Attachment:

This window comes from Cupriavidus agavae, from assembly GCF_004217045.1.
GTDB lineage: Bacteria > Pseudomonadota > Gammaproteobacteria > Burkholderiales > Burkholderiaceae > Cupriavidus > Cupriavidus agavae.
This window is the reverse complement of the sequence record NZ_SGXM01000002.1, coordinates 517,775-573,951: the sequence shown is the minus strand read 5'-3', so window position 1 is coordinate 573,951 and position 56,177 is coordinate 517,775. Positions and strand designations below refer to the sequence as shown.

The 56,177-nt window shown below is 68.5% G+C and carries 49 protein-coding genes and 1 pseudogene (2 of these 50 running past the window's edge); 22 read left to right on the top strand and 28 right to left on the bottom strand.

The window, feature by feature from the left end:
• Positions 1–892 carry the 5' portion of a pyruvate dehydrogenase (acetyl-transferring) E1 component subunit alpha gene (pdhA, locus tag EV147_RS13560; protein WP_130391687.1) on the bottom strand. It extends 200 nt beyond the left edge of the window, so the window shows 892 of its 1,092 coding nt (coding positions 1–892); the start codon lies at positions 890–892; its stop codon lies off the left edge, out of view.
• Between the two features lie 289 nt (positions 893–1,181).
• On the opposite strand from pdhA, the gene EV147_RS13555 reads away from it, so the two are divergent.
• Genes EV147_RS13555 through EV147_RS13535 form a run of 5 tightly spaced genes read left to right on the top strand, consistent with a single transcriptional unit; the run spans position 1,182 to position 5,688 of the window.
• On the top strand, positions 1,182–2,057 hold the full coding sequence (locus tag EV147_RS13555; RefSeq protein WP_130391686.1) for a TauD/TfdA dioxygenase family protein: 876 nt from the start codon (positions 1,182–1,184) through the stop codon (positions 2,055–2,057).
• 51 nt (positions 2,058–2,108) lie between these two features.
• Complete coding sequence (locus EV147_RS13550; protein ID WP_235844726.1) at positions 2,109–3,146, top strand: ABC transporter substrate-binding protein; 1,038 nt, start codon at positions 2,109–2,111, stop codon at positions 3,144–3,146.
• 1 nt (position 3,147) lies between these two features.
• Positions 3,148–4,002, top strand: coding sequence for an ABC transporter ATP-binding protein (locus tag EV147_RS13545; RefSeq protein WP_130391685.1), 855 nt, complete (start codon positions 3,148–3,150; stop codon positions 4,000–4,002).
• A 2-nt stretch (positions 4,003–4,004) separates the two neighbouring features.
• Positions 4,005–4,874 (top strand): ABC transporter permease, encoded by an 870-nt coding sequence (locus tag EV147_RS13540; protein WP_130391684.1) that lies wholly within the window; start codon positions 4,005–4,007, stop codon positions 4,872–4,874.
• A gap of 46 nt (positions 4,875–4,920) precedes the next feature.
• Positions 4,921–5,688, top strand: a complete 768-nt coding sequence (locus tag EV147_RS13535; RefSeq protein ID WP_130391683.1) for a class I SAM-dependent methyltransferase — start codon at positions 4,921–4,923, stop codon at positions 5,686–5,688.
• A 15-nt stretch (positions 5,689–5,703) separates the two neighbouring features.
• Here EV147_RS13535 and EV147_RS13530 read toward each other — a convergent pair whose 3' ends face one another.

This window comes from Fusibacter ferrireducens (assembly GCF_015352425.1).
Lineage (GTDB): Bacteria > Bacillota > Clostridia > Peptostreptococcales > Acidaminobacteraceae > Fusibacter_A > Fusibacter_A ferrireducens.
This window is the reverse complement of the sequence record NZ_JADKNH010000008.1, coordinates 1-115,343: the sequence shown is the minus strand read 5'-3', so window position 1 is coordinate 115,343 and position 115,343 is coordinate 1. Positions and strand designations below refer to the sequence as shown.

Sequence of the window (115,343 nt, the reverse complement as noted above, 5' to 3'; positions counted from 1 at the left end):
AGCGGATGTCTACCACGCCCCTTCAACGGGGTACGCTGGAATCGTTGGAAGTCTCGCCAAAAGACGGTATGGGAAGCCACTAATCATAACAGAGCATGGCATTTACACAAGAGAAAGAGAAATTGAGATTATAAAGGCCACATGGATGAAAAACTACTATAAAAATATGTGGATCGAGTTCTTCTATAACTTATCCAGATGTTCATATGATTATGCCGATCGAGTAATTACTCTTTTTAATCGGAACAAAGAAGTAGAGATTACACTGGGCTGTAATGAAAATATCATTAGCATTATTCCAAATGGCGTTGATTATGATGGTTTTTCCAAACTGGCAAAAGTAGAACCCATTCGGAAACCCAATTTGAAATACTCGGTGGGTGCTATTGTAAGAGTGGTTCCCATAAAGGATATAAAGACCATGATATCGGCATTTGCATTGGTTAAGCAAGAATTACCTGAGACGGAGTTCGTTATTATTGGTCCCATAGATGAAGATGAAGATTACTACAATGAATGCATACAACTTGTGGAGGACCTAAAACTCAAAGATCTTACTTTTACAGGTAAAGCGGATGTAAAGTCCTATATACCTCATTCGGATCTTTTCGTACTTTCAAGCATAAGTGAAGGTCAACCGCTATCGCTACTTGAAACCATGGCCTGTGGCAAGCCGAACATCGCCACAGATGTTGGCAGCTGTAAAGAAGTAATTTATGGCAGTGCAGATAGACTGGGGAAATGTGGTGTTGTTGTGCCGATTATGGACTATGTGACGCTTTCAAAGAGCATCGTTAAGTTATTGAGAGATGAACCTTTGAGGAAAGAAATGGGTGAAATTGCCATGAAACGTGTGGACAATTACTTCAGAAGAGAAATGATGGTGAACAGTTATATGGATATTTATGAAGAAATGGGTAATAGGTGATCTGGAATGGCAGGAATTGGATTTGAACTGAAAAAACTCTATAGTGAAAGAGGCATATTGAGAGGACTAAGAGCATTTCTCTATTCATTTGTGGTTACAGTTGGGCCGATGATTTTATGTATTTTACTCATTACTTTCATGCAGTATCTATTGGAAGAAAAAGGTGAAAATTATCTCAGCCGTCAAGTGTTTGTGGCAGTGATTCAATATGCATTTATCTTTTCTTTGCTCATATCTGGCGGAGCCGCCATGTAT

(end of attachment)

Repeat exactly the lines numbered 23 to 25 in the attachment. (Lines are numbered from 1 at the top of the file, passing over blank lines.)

This window is the reverse complement of the sequence record NZ_JADKNH010000008.1, coordinates 1-115,343: the sequence shown is the minus strand read 5'-3', so window position 1 is coordinate 115,343 and position 115,343 is coordinate 1. Positions and strand designations below refer to the sequence as shown.

Sequence of the window (115,343 nt, the reverse complement as noted above, 5' to 3'; positions counted from 1 at the left end):
AGCGGATGTCTACCACGCCCCTTCAACGGGGTACGCTGGAATCGTTGGAAGTCTCGCCAAAAGACGGTATGGGAAGCCACTAATCATAACAGAGCATGGCATTTACACAAGAGAAAGAGAAATTGAGATTATAAAGGCCACATGGATGAAAAACTACTATAAAAATATGTGGATCGAGTTCTTCTATAACTTATCCAGATGTTCATATGATTATGCCGATCGAGTAATTACTCTTTTTAATCGGAACAAAGAAGTAGAGATTACACTGGGCTGTAATGAAAATATCATTAGCATTATTCCAAATGGCGTTGATTATGATGGTTTTTCCAAACTGGCAAAAGTAGAACCCATTCGGAAACCCAATTTGAAATACTCGGTGGGTGCTATTGTAAGAGTGGTTCCCATAAAGGATATAAAGACCATGATATCGGCATTTGCATTGGTTAAGCAAGAATTACCTGAGACGGAGTTCGTTATTATTGGTCCCATAGATGAAGATGAAGATTACTACAATGAATGCATACAACTTGTGGAGGACCTAAAACTCAAAGATCTTACTTTTACAGGTAAAGCGGATGTAAAGTCCTATATACCTCATTCGGATCTTTTCGTACTTTCAAGCATAAGTGAAGGTCAACCGCTATCGCTACTTGAAACCATGGCCTGTGGCAAGCCGAACATCGCCACAGATGTTGGCAGCTGTAAAGAAGTAATTTATGGCAGTGCAGATAGACTGGGGAAATGTGGTGTTGTTGTGCCGATTATGGACTATGTGACGCTTTCAAAGAGCATCGTTAAGTTATTGAGAGATGAACCTTTGAGGAAAGAAATGGGTGAAATTGCCATGAAACGTGTGGACAATTACTTCAGAAGAGAAATGATGGTGAACAGTTATATGGATATTTATGAAGAAATGGGTAATAGGTGATCTGGAATGGCAGGAATTGGATTTGAACTGAAAAAACTCTATAGTGAAAGAGGCATATTGAGAGGACTAAGAGCATTTCTCTATTCATTTGTGGTTACAGTTGGGCCGATGATTTTATGTATTTTACTCATTACTTTCATGCAGTATCTATTGGAAGAAAAAGGTGAAAATTATCTCAGCCGTCAAGTGTTTGTGGCAGTGATTCAATATGCATTTATCTTTTCTTTGCTCATATCTGGCGGAGCCGCCATGTAT